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Better Together: A Developer’s Tips for Working with Designers


Developers and designers work hand in hand but, sometimes, we speak different languages. That’s why a designer friend and I decided to do a “skill trade” together. She offered constructive criticism on my current design process—and, as per her request, I gave her advice on how to more clearly communicate with us developers and to better understand limitations.

Building on our skill trade, I’ve developed some helpful tips from me, as a developer, for designers. The biggest point I want to emphasize is that designers and developers can better communicate about when some projects will take longer to build than others. Hence, the majority of my tips will help you determine what may take a long time and what projects may not.

The simple reality is that some products and features take longer than others, and it’s vital that we’re all working on the same timeline. We can achieve so much more together when we’re all on the same page.

1. Development times can vary immensely.

The most important tip in this list is that it’s not easy to be put on the spot and asked to share an estimated timeline for development projects. So, instead of expecting an exact date, ask developers to give an optimistic, realistic and pessimistic estimate. For example, a developer might think creating a blog could take as few as three days or as much as 20 days, but probably around six days. So allow them to tell you this. Allowing for a range gives developers more leeway to work, which can take the pressure off and promise better-quality results.

2. Seeing user flows are so incredibly helpful.

User flows are helpful for developers because we can refer to them to start architecting out the software solution. When we understand the intended outcome, we’re much less likely to miss the “essence” of the design. I know most designers create these already, so they can simply pass them over to their developers once they’re ready.

3. It’s important to know when information needs to be stored.

If we want to show a piece of information in the future, the designer should ask themselves whether or not that information will need to be stored. An example is the publish date of a blog post—we’ll need to store that date somewhere so we always know when it was published. The required development work probably triples around a feature like this, versus a static piece of text.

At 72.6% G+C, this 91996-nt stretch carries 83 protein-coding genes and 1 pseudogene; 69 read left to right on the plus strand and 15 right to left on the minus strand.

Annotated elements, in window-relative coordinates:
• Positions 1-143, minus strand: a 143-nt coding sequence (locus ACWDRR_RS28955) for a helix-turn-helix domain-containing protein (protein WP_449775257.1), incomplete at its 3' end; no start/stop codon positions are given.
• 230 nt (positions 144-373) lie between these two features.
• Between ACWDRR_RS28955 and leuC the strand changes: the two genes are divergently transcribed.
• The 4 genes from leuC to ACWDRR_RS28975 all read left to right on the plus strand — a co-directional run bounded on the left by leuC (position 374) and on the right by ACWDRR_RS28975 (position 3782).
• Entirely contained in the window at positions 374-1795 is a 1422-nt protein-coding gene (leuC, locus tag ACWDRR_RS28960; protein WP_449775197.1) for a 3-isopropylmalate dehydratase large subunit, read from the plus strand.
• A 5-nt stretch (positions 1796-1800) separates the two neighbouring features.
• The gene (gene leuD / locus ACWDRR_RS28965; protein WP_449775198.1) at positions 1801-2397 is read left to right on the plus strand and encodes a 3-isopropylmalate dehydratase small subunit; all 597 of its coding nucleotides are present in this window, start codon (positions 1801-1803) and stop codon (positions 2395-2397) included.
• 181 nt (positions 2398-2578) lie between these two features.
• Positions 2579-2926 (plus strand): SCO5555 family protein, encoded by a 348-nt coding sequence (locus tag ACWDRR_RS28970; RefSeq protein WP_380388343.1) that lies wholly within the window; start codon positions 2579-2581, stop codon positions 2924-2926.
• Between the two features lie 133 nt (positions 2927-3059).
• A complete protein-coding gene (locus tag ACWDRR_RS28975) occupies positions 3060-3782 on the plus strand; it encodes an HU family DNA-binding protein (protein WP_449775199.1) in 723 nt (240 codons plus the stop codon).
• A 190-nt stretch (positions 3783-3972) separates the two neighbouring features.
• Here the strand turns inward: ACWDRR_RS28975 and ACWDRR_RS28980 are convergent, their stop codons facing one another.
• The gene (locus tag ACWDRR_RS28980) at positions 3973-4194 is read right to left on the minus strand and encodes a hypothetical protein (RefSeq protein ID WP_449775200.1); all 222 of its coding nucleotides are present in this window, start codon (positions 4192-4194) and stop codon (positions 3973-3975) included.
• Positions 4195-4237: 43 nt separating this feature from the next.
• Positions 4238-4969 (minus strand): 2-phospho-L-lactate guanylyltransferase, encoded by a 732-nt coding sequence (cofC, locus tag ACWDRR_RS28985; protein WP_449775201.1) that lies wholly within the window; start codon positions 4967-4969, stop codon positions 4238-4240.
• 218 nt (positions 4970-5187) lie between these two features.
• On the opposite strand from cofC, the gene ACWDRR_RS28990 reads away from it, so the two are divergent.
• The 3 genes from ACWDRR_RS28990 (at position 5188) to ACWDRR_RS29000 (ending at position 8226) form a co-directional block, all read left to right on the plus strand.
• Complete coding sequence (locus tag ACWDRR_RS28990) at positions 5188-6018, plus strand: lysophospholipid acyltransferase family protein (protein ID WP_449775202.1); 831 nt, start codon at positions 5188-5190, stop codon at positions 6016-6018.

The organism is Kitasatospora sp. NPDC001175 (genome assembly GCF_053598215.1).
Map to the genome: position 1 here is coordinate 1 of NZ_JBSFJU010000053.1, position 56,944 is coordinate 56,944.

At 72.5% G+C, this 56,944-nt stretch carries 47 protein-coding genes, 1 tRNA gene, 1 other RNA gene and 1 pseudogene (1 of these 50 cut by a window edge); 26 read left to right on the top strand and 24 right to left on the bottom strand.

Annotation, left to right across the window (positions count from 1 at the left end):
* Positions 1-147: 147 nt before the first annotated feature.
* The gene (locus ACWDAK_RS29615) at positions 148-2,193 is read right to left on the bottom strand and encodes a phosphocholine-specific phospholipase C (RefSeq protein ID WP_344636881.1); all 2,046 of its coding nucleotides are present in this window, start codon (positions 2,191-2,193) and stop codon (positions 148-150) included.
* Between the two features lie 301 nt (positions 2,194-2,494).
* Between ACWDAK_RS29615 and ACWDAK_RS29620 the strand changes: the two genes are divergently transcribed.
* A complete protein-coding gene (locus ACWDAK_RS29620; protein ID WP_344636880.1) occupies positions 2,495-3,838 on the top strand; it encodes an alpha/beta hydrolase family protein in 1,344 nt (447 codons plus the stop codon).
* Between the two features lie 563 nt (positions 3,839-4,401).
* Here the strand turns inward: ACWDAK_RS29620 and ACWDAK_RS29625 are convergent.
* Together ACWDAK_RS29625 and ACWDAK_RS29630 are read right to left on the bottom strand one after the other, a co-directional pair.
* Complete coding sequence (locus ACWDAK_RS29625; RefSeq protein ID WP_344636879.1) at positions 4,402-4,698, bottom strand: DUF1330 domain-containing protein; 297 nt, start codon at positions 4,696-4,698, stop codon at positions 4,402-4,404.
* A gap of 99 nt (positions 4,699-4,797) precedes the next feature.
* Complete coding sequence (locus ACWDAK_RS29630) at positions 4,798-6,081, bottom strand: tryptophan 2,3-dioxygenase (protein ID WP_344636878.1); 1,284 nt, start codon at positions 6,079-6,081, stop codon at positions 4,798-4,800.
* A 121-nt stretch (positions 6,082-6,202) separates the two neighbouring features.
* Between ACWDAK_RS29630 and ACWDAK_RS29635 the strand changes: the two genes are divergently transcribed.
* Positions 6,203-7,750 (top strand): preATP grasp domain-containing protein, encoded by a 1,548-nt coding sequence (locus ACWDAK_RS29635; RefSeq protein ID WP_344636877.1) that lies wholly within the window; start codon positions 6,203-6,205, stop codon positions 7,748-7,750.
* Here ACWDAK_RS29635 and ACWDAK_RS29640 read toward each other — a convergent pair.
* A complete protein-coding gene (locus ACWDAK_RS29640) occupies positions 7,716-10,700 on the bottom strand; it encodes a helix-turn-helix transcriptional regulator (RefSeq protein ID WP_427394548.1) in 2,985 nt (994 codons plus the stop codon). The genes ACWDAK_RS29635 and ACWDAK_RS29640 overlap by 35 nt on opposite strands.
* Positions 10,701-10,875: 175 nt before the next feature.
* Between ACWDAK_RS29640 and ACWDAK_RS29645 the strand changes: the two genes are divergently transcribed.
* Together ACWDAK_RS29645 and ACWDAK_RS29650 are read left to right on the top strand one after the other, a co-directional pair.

4. New products and features tend to take longer to build.

Designers may want to ask themselves, “Has this been built by our team before?” If the answer is no, generally speaking, the amount of time it takes to develop the product or feature will triple in comparison to the amount of time it takes to develop a product or feature that’s been built before. For example, if a designer is creating a chart that’s exactly like another chart used elsewhere on the site, it’s much simpler to develop that than an entirely different chart.

5. Some exclusive features can take more time to develop.

If a feature is accessible to anyone, it’s generally easier to develop than an exclusive feature that only some customers can use. For example, some features only viewable or available to “admins” like the use of a “delete” button will take, you guessed it, about three times as long to develop.

If you’re curious what my designer friend shared with me, here is the advice from her end of the skill trade.

1. Your design should be, in order of importance:

  1. Useful
  2. Usable
  3. Beautiful

After all, a product that looks good but doesn’t solve a problem or isn’t usable doesn’t do anyone any good.

2. Inspired: How to Create Tech Products Customers Love by Marty Cagan, in her words, is “one of the best books to read on how to design and develop a successful product.”

This “super quick and important” read was written primarily for product managers and touches on the importance of actually communicating with customers. It dives into the ways in which the most successful tech companies—Amazon, Google, Facebook, Netflix, and Tesla—design, develop and deploy such world-renowned products for billions of users.

3. Determine why this is important to solve before creating any mockup.

Figuring out why you need to design something should always come before figuring out how to design something.

Have any specific questions or tips of your own to share? Drop us a line!